First base has been a hot topic of discussion among Jays fans this offseason. With big names like Prince Fielder and Albert Pujols topping the free agent pool and rumors about Joey Votto stealing the trade route spotlight, there certainly isn’t a shortage of candidates that the Jays could consider this winter.
The problem is, though, that the Jays already have a first baseman under contract for the next two seasons in Adam Lind, whose struggles are starting to test the patience of the Jays’ fan base. With all of the big offseason names to choose from, there’s another first baseman in the organization who, despite having a great year, is often overlooked and whose status is somewhat up in the air.
That would be David Cooper, and what exactly is going to happen to him going forward?
After suffering through a lackluster first half of the season with Double-A New Hampshire in 2010 — his second consecutive season at the level — Cooper managed to salvage his season by having a strong second half. He had a .317 average and .927 OPS in July and .286 average and .849 OPS in August, but also finished the season on an 11-game hitting streak where he went 15-for-40 (.375). He managed to cut down his strikeouts and double his home run totals from his first stint as a member of the Fisher Cats, but the fact he repeated the level and still hadn’t cracked a Triple-A roster diminished his stock.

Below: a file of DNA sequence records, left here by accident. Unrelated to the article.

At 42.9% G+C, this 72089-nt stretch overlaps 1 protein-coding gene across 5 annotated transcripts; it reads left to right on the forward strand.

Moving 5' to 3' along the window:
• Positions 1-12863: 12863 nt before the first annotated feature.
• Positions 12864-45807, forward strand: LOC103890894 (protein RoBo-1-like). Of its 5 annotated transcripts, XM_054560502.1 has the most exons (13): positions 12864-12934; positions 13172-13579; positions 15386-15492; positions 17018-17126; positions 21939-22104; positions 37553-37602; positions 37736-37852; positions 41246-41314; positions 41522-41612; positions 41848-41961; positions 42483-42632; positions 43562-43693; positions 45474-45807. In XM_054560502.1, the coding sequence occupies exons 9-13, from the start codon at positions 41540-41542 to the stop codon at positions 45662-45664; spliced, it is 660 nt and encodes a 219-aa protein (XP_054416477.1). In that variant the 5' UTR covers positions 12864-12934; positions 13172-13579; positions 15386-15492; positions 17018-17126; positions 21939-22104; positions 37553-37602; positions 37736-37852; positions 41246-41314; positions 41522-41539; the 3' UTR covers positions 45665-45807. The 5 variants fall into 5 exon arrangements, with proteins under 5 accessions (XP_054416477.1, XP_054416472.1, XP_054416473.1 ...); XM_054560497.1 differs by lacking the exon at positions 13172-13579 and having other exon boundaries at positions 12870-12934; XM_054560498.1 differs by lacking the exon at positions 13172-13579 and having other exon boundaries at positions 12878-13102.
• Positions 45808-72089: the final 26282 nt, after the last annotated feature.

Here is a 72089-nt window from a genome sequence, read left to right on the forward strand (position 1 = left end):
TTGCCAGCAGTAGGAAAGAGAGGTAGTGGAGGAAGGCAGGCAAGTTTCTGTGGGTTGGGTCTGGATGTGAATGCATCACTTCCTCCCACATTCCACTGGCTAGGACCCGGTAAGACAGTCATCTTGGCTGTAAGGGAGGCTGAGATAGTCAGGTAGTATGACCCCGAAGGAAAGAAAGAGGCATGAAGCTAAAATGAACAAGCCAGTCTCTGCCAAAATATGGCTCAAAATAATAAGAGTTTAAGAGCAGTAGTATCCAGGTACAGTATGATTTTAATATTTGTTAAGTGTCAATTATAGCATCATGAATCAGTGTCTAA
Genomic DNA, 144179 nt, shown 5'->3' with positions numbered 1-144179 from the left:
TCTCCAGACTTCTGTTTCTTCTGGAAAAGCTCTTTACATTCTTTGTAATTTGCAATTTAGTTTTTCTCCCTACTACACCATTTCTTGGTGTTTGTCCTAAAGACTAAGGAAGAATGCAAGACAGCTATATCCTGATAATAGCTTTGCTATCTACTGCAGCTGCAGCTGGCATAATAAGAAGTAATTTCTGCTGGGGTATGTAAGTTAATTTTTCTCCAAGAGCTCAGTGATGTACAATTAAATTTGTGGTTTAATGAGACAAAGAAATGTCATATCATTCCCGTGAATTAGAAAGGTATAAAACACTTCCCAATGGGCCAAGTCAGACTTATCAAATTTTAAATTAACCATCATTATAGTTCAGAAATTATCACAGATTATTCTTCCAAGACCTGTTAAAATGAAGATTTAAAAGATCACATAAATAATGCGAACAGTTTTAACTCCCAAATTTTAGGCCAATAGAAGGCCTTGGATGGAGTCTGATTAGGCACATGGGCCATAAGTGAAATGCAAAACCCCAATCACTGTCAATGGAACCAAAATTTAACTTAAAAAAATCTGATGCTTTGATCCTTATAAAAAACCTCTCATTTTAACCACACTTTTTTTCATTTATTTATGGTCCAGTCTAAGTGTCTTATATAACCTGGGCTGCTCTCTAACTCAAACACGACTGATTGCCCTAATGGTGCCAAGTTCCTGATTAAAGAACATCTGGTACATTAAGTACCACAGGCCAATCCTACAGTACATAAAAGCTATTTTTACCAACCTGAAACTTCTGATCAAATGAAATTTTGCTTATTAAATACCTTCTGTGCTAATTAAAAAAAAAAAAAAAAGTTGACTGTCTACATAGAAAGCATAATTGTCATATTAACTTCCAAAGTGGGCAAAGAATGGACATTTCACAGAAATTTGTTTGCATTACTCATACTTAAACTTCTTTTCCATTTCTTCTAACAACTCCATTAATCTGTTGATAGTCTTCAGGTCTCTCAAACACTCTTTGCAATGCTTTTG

But that Triple-A opportunity finally came this season, and the 17th overall pick of the 2008 draft was under an immense amount of pressure to not only live up to being a first-round pick, but also to rebound from his two seasons at Double-A.
Not only did Cooper respond with a breakout performance as a member of the Las Vegas 51s this season, but he was one of the top players across the entire Triple-A level.
His .364 average in 467 at-bats was not only the best among 51s starters, but it actually earned him the Pacific Coast League’s batting title because it was the highest batting average in the league. Despite hitting only nine home runs, Cooper’s .535 slugging percentage ranked 15th in the league, with everybody ahead of him having more homers. That’s because he managed to clobber a league-leading 51 doubles, which made him only the fifth player in Pacific Coast League’s Triple-A era (since 1958) to have 50 or more doubles in a single season.
Plus, Cooper drastically improved his plate discipline, which is something important to Jays GM Alex Anthopoulos. Thanks to his high average and a career-high 67 walks, Cooper also managed to lead the PCL with a .439 on-base percentage. He struck out over 30 less times than he did in 2010, and his 43 strikeouts were actually less than his first minor league season in 2008 — but in almost 200 more at-bats.
It doesn’t even stop there.
Whether it’s his .366 average and 1.024 OPS with runners in scoring position or a .290 average when he was behind in the count, Cooper excelled in almost every single split you can think of. His .354/.435/.523 slash line against right-handed pitchers was nice to see, but how about his .392/.448/.568 line against southpaws? That’s right, Cooper, a left-handed hitter, actually hit better against lefties than he did against right-handers this season. Unsurprisingly, Cooper captured the Mayor’s Trophy as well for being voted as the 51s’ Most Valuable Player by the fans.